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Studio FAQ's

What is the process for new students?

It’s As Easy As 1-2-3!

  1. Book a FREE Meet ‘n Greet:  You’ll meet your teacher, each student in your family will do a few activities, and learn more about the program that is best suited for each student and current scheduling options.
  2. Reserve your lesson spot: Once you submit your registration form and pay your initial invoice, you’re spot is reserved! 
  3. Start having fun in your piano lessons!  

We offer a 3-week paid trial so you can make sure the group is a good fit before committing to ongoing lessons.  After your trial, stay with your group or if it wasn’t the right fit try a a different class. 

After your trial, tuition is paid monthly, by semester or annually.

How much is tuition and what does it include?
  • All fees, including tuition are in Canadian Dollars (CAD).
  • All new families pay a one-time $25 registration fee.
  • New students start with a 3-week paid trial for $126 so you can make sure the group is a good fit before committing to ongoing lessons.
  • Group piano lesson tuition is $151 per month with options to pay annually, semester or monthly.
  • Your tuition includes many things that go well beyond your lesson time.
    • Directly used by individual students: music, recordings, tutorial videos and activity materials.
    • Studio-wide costs: subscriptions for studio-licensed music, programs used for lessons and recitals, resource storage, studio newsletter and other studio-wide communications with families, etc.
    • Admin and planning time: composing music for students, recording new content, professional development, communications with students and parents
  • Starting lessons after our September start date? No worries! Tuition will be prorated for students who join later.
  • Sometimes a student will want to learn a piece not covered in the tuition. Families would cover the cost of the piece.
Why group piano instead of the traditional private lessons?
  • More Fun:  Many kids give up piano because they see their friends having fun in dance, sports and band.  Adding a social element to piano lessons makes it more likely kids (and adults) will look forward to their weekly time together.
  • Independence:  It’s easy to let the teacher do the hardwork when it’s private lessons.  In a group, students are inspired to take what they’ve learnt and confidently apply it to new music!
  • Relevant: Not many people take piano lessons because they want to be a solo concert pianist.  But, many people DO take piano because they want to create music with others.  Whether it’s playing music with friends or more formal arrangements like band.  Group lessons mimic these experiences.
  • Efficient And Fun Learning: Whether a student needs more review or a challenge on a concept, each activity encourages them to learn at their own pace while seamlessly staying part of the group.
  • Small groups:  Having taught in classrooms of 25 – 35 students, I know how hard it is to meet each students’ needs in big groups.  With no more than 5 students per group, your piano lesson experience is much different with a more personalized feel.
Which curriculum do you use?
  • We use several resources in our studio including original music from Rosemarie Penner, Supersonics, TopMusicSheets and more!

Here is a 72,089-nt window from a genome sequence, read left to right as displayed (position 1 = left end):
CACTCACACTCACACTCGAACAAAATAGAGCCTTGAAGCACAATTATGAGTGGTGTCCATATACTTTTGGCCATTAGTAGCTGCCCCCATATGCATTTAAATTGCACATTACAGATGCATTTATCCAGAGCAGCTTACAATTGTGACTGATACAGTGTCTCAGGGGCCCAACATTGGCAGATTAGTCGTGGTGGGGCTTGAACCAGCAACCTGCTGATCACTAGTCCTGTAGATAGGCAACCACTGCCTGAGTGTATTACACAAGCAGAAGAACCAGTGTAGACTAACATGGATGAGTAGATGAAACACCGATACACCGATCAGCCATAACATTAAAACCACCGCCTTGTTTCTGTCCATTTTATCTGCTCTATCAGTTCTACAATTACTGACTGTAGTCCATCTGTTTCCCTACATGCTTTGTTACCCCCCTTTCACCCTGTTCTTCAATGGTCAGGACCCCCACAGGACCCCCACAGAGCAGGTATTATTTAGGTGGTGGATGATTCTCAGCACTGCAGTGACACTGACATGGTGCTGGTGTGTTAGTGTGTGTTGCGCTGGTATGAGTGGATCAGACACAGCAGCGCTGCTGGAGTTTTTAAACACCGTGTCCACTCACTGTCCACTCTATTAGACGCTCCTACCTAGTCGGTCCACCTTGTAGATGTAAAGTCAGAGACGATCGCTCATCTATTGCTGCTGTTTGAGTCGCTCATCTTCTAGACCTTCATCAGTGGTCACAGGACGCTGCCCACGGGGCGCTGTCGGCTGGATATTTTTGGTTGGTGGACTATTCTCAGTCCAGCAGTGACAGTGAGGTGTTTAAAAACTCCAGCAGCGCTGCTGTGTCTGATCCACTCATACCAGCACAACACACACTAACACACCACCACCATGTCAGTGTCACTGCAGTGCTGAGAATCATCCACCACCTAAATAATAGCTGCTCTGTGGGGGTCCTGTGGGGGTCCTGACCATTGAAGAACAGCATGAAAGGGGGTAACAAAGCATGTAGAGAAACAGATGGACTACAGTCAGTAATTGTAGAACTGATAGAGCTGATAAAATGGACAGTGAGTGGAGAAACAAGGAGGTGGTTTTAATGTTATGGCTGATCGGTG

• Resources are typically studio-licensed and are generally covered within your tuition.  Your teacher has paid more to use the resource with all students.
  • Rosemarie composes music that is interesting for students and is based on specific skills and concept students should learn at a particular level.  Or, as she puts it “tricks students into learning”.
Do you need a piano at home before starting lessons?

Yes.  Just like any other skill, playing piano regularly is what leads to progress.  If you only do something once a week, it will take much longer to master than if you spend a short time multiple days per week.

Some must-have’s:

  • 88 weighted keys
  • At least one pedal
  • Sturdy stand for the keyboard: Avoid ones where the stand forms an ‘X’ since these are very uncomfortable.
  • A music stand attached to the piano
  • A piano bench

Some other things to consider:

  • If you do not want to budget for piano tuning twice a year, a digital piano is a much better option.  The Yamaha Clavinova series, plus Roland and Casio brands are excellent options for digital pianos.
  • Invest in the best instrument you can afford so you have a positive playing experience.  You’re likely to avoid playing if you have a piano stand that doesn’t let your feet go under the keyboard, tinny or unpleasant sounds, trying to awkwardly prop music or a bench that makes sitting at the piano uncomfortable.
  • You should expect to spend anywhere from $1000 -$2,500 for a new high-quality instrument (ah, inflation).   However, you may be able to find a better price on a used digital piano.  
  • Feel free to send a link to the piano (acoustic or digital) you are looking to buy if you would like some guidance on whether it’s a good investment.
How long does it take to learn the piano?

There are many factors and it also depends on what you consider “learn the piano”.  Your specific goals change this answer.

Practice is encouraged.  However, it’s about the quality, not time spent at the piano playing.  Short, regular, focused practice leads to much higher progress than a long practice right before lesson time.

Students and parents get regular updates on their progress and how we are working to reach their goals.

Keep in mind that progress is never in a straight line.  Some things will come easily and you will fly through the activities.  Other concepts or skills will just take time and it will feel like a plateau.  This is completely normal and part of any learning journey.

What tech do I need for piano lessons?

Online lessons can provide just as much or more support than in-person lessons.  Especially when the majority of the tech comes from the teacher’s side!  You’ll need just a couple of key pieces of tech combined with the tips below to have a fun, engaging piano lesson.

Must have’s (outside of a piano):

  • Tablet or laptop: A cell phone does not have a large enough screen for students to effectively see.
  • Webcam, speaker and microphone: Most devices already include these.  You want to be able see, hear and communicate clearly during lessons.
  • Internet connection:  Invest in the best internet connection you can afford.   Lessons are no fun for students when the connection is breaking up the whole time.

Tips to make your tech work effectively:

  • Avoid streaming (i.e. Netflix, Disney+, YouTube, etc.) during lessons.  Prioritize your wifi connection for the person taking lessons.
  • Age matters with technology.  Aim to have devices that are no more than a few years old.
  • Always update your apps and software.  This helps keep your device running smoothly and safely.
  • Make sure your device can sit or be propped easily and securely so your teacher can see you or your student playing.  Try to make it as easy as possible so it doesn’t become a chore before lessons.
  • Test the wifi by the piano using this FREE tool.  If the wifi is not reaching the levels in your internet package, consider adding a wifi extender (plugs into the wall) or plugging the device directly into the wifi router.